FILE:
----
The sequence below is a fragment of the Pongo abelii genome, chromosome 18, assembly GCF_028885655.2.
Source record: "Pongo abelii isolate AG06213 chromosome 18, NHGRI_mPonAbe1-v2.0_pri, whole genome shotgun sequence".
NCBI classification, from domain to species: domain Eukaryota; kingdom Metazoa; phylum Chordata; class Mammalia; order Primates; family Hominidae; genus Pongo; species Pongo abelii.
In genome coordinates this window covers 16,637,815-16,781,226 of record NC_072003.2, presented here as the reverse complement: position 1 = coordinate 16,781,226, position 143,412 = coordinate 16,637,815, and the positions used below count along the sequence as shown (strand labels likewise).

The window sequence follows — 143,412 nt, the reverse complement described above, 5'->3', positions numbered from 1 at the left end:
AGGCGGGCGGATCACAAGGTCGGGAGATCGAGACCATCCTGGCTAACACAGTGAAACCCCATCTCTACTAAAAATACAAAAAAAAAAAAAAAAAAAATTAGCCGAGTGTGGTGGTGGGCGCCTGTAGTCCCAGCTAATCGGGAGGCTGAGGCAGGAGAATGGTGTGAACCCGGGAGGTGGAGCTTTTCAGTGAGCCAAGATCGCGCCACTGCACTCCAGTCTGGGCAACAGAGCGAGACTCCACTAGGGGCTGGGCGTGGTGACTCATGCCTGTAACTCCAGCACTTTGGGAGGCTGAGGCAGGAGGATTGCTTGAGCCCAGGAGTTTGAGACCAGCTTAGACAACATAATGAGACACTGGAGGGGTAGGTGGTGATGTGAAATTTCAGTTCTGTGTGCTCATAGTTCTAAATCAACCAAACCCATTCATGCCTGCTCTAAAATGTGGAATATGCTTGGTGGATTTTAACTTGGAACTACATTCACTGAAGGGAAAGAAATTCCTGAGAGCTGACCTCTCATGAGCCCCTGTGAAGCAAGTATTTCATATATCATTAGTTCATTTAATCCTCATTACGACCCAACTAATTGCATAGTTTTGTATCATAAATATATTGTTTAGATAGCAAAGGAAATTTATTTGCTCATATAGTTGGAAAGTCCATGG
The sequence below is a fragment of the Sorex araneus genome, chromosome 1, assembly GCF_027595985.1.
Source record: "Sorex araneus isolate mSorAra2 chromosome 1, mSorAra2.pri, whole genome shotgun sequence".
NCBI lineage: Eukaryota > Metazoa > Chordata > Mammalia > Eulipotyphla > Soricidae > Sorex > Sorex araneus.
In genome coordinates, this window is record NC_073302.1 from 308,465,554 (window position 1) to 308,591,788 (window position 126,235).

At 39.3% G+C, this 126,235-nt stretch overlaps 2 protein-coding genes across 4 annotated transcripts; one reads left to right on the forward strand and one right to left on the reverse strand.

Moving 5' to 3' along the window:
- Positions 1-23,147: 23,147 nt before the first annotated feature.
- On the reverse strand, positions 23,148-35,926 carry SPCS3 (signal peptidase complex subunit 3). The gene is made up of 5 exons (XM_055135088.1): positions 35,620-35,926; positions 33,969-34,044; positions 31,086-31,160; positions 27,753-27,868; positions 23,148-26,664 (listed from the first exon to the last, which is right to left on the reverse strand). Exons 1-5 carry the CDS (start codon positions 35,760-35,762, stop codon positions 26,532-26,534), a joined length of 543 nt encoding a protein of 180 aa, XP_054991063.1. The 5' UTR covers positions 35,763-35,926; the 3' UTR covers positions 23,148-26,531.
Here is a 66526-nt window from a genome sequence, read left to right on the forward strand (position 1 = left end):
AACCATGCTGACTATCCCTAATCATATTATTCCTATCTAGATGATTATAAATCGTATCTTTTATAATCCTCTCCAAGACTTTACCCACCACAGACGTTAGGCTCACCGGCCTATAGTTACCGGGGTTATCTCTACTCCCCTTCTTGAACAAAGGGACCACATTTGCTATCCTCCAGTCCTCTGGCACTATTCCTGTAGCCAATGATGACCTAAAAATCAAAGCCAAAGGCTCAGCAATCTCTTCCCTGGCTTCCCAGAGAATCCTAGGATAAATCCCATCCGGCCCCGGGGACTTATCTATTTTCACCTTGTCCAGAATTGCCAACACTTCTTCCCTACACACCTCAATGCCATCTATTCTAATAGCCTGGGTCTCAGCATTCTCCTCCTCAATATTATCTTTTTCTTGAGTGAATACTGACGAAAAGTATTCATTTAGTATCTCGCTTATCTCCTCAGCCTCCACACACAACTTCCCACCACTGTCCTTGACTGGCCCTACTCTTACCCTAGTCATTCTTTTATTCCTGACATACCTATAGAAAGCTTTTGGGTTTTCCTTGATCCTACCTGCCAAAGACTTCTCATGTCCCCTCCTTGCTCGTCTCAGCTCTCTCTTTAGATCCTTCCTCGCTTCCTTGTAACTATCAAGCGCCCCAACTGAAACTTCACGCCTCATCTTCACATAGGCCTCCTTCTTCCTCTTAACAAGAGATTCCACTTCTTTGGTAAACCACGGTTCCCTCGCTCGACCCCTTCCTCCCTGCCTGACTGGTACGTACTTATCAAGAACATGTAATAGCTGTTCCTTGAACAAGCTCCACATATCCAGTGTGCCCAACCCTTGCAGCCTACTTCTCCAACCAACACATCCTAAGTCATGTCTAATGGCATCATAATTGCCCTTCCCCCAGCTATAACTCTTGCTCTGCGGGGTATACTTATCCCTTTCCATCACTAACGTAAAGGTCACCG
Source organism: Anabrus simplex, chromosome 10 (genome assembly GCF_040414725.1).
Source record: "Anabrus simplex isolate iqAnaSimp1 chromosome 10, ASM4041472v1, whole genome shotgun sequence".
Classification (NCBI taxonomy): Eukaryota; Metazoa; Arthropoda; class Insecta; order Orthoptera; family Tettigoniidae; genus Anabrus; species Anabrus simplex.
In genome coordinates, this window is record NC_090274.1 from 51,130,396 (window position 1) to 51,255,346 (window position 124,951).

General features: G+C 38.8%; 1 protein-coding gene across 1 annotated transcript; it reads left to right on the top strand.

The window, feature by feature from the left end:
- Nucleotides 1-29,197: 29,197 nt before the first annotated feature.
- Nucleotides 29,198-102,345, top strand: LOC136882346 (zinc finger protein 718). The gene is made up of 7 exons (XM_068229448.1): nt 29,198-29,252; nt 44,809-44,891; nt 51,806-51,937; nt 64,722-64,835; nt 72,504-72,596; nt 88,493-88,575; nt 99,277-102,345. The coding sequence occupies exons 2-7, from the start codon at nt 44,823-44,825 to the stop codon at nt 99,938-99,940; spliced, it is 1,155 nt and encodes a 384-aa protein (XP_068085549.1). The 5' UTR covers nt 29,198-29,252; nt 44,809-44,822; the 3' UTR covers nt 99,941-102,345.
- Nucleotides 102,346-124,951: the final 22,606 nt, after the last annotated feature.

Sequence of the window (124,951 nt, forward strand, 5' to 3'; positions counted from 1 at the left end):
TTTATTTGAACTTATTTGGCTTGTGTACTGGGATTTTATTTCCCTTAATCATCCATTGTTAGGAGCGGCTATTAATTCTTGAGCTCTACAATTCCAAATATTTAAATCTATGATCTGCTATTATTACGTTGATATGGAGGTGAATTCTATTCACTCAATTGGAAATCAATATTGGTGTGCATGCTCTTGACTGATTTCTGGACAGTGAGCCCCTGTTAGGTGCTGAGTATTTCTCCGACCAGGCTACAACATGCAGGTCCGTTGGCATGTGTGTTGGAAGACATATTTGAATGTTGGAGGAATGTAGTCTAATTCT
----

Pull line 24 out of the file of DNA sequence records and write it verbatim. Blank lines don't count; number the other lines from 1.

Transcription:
- Nucleotides 29,198-102,345, top strand: LOC136882346 (zinc finger protein 718). The gene is made up of 7 exons (XM_068229448.1): nt 29,198-29,252; nt 44,809-44,891; nt 51,806-51,937; nt 64,722-64,835; nt 72,504-72,596; nt 88,493-88,575; nt 99,277-102,345. The coding sequence occupies exons 2-7, from the start codon at nt 44,823-44,825 to the stop codon at nt 99,938-99,940; spliced, it is 1,155 nt and encodes a 384-aa protein (XP_068085549.1). The 5' UTR covers nt 29,198-29,252; nt 44,809-44,822; the 3' UTR covers nt 99,941-102,345.